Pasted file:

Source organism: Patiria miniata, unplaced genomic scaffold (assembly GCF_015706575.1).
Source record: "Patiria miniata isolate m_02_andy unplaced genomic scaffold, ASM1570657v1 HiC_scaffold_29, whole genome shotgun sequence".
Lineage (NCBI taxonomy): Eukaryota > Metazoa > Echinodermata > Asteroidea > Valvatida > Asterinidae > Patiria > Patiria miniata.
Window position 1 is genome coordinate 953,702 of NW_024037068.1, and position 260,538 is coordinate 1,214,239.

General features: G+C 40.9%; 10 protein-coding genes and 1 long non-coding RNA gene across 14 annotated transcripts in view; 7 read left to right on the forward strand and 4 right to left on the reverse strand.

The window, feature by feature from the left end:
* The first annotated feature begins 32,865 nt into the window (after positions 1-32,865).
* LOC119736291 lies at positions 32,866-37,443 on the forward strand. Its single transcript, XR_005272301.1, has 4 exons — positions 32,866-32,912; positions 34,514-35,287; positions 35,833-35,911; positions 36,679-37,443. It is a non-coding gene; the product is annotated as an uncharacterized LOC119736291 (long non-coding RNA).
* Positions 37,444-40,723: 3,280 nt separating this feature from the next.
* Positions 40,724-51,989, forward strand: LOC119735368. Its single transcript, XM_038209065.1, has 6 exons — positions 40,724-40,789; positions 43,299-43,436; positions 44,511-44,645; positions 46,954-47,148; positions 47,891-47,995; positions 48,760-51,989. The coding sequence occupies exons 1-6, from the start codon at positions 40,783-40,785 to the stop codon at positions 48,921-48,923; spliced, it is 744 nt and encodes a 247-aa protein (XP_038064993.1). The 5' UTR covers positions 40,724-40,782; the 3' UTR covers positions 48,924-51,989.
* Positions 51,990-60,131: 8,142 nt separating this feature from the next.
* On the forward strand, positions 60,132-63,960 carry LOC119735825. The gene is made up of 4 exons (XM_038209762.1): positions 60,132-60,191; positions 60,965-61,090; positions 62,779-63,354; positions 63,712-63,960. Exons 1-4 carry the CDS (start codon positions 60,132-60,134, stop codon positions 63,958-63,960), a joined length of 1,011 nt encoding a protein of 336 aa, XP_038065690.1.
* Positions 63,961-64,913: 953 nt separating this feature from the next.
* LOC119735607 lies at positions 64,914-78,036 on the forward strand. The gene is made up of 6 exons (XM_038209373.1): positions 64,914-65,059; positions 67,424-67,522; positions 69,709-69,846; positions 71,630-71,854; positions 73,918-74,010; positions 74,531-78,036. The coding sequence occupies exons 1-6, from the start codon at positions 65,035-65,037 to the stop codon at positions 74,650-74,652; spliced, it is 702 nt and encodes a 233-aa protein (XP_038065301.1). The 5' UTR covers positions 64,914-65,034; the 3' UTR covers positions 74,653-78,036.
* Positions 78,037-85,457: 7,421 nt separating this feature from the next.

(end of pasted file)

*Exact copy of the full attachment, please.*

Source organism: Patiria miniata, unplaced genomic scaffold (assembly GCF_015706575.1).
Source record: "Patiria miniata isolate m_02_andy unplaced genomic scaffold, ASM1570657v1 HiC_scaffold_29, whole genome shotgun sequence".
Lineage (NCBI taxonomy): Eukaryota > Metazoa > Echinodermata > Asteroidea > Valvatida > Asterinidae > Patiria > Patiria miniata.
Window position 1 is genome coordinate 953,702 of NW_024037068.1, and position 260,538 is coordinate 1,214,239.

General features: G+C 40.9%; 10 protein-coding genes and 1 long non-coding RNA gene across 14 annotated transcripts in view; 7 read left to right on the forward strand and 4 right to left on the reverse strand.

The window, feature by feature from the left end:
* The first annotated feature begins 32,865 nt into the window (after positions 1-32,865).
* LOC119736291 lies at positions 32,866-37,443 on the forward strand. Its single transcript, XR_005272301.1, has 4 exons — positions 32,866-32,912; positions 34,514-35,287; positions 35,833-35,911; positions 36,679-37,443. It is a non-coding gene; the product is annotated as an uncharacterized LOC119736291 (long non-coding RNA).
* Positions 37,444-40,723: 3,280 nt separating this feature from the next.
* Positions 40,724-51,989, forward strand: LOC119735368. Its single transcript, XM_038209065.1, has 6 exons — positions 40,724-40,789; positions 43,299-43,436; positions 44,511-44,645; positions 46,954-47,148; positions 47,891-47,995; positions 48,760-51,989. The coding sequence occupies exons 1-6, from the start codon at positions 40,783-40,785 to the stop codon at positions 48,921-48,923; spliced, it is 744 nt and encodes a 247-aa protein (XP_038064993.1). The 5' UTR covers positions 40,724-40,782; the 3' UTR covers positions 48,924-51,989.
* Positions 51,990-60,131: 8,142 nt separating this feature from the next.
* On the forward strand, positions 60,132-63,960 carry LOC119735825. The gene is made up of 4 exons (XM_038209762.1): positions 60,132-60,191; positions 60,965-61,090; positions 62,779-63,354; positions 63,712-63,960. Exons 1-4 carry the CDS (start codon positions 60,132-60,134, stop codon positions 63,958-63,960), a joined length of 1,011 nt encoding a protein of 336 aa, XP_038065690.1.
* Positions 63,961-64,913: 953 nt separating this feature from the next.
* LOC119735607 lies at positions 64,914-78,036 on the forward strand. The gene is made up of 6 exons (XM_038209373.1): positions 64,914-65,059; positions 67,424-67,522; positions 69,709-69,846; positions 71,630-71,854; positions 73,918-74,010; positions 74,531-78,036. The coding sequence occupies exons 1-6, from the start codon at positions 65,035-65,037 to the stop codon at positions 74,650-74,652; spliced, it is 702 nt and encodes a 233-aa protein (XP_038065301.1). The 5' UTR covers positions 64,914-65,034; the 3' UTR covers positions 74,653-78,036.
* Positions 78,037-85,457: 7,421 nt separating this feature from the next.